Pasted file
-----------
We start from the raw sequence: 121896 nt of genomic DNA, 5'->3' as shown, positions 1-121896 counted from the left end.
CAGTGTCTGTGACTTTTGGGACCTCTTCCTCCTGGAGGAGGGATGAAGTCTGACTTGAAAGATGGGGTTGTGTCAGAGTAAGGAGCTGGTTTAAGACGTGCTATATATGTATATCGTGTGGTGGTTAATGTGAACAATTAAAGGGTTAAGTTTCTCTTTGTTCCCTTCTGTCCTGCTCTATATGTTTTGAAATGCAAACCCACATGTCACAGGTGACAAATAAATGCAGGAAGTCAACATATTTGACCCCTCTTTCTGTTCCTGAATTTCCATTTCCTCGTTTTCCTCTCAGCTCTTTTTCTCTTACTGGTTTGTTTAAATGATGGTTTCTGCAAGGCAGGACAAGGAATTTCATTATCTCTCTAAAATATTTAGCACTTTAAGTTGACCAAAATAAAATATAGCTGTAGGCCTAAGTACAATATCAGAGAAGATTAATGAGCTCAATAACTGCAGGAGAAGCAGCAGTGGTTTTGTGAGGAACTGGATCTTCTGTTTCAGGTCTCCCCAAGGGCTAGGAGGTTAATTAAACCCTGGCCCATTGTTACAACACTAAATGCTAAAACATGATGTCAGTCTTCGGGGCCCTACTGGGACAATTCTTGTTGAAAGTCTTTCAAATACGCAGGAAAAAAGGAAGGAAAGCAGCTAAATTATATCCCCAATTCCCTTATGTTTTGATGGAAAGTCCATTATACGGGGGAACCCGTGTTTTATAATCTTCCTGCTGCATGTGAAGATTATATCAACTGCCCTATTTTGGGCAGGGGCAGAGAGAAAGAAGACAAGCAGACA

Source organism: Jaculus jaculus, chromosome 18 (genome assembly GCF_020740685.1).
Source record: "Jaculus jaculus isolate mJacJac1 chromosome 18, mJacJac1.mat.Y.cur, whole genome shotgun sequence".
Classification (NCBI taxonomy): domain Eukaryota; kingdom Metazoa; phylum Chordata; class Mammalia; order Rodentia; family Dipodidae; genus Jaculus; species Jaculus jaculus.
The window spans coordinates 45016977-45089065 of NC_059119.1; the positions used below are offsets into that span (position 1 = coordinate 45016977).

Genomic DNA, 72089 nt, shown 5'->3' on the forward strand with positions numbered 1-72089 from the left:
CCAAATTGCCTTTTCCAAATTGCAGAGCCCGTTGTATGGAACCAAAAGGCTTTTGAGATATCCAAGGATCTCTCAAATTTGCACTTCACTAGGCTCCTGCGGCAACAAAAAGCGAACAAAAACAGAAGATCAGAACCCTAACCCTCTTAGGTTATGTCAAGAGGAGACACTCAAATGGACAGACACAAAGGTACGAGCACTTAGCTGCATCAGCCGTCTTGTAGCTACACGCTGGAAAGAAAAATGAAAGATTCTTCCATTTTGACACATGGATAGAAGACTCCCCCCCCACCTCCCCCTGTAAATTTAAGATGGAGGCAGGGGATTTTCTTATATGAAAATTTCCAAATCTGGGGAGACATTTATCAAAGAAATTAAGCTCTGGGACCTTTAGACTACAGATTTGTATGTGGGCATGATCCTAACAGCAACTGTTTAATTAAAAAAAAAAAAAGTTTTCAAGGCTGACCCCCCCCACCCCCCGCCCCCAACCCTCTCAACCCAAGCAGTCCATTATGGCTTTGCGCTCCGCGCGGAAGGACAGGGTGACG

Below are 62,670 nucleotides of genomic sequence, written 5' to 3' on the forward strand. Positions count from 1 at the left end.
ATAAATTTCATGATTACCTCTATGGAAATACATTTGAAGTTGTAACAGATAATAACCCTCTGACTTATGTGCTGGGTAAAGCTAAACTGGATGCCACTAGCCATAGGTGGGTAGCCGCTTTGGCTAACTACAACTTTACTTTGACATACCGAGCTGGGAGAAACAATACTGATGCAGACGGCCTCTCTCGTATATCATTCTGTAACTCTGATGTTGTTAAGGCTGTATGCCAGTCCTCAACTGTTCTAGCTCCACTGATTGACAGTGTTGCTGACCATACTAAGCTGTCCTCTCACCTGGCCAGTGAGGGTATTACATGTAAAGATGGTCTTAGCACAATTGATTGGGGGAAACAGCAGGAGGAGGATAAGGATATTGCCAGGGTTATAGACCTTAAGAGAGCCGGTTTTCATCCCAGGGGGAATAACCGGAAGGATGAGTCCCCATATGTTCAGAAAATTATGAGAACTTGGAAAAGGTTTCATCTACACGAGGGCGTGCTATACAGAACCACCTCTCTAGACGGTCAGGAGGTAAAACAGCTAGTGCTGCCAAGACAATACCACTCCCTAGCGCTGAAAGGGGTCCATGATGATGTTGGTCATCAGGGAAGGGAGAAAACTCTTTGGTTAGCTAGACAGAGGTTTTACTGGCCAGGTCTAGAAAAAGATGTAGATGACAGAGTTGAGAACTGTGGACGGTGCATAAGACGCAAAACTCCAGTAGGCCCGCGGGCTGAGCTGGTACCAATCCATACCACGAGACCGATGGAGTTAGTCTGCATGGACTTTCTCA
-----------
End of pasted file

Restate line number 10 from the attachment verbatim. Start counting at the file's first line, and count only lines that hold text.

ATAAATTTCATGATTACCTCTATGGAAATACATTTGAAGTTGTAACAGATAATAACCCTCTGACTTATGTGCTGGGTAAAGCTAAACTGGATGCCACTAGCCATAGGTGGGTAGCCGCTTTGGCTAACTACAACTTTACTTTGACATACCGAGCTGGGAGAAACAATACTGATGCAGACGGCCTCTCTCGTATATCATTCTGTAACTCTGATGTTGTTAAGGCTGTATGCCAGTCCTCAACTGTTCTAGCTCCACTGATTGACAGTGTTGCTGACCATACTAAGCTGTCCTCTCACCTGGCCAGTGAGGGTATTACATGTAAAGATGGTCTTAGCACAATTGATTGGGGGAAACAGCAGGAGGAGGATAAGGATATTGCCAGGGTTATAGACCTTAAGAGAGCCGGTTTTCATCCCAGGGGGAATAACCGGAAGGATGAGTCCCCATATGTTCAGAAAATTATGAGAACTTGGAAAAGGTTTCATCTACACGAGGGCGTGCTATACAGAACCACCTCTCTAGACGGTCAGGAGGTAAAACAGCTAGTGCTGCCAAGACAATACCACTCCCTAGCGCTGAAAGGGGTCCATGATGATGTTGGTCATCAGGGAAGGGAGAAAACTCTTTGGTTAGCTAGACAGAGGTTTTACTGGCCAGGTCTAGAAAAAGATGTAGATGACAGAGTTGAGAACTGTGGACGGTGCATAAGACGCAAAACTCCAGTAGGCCCGCGGGCTGAGCTGGTACCAATCCATACCACGAGACCGATGGAGTTAGTCTGCATGGACTTTCTCA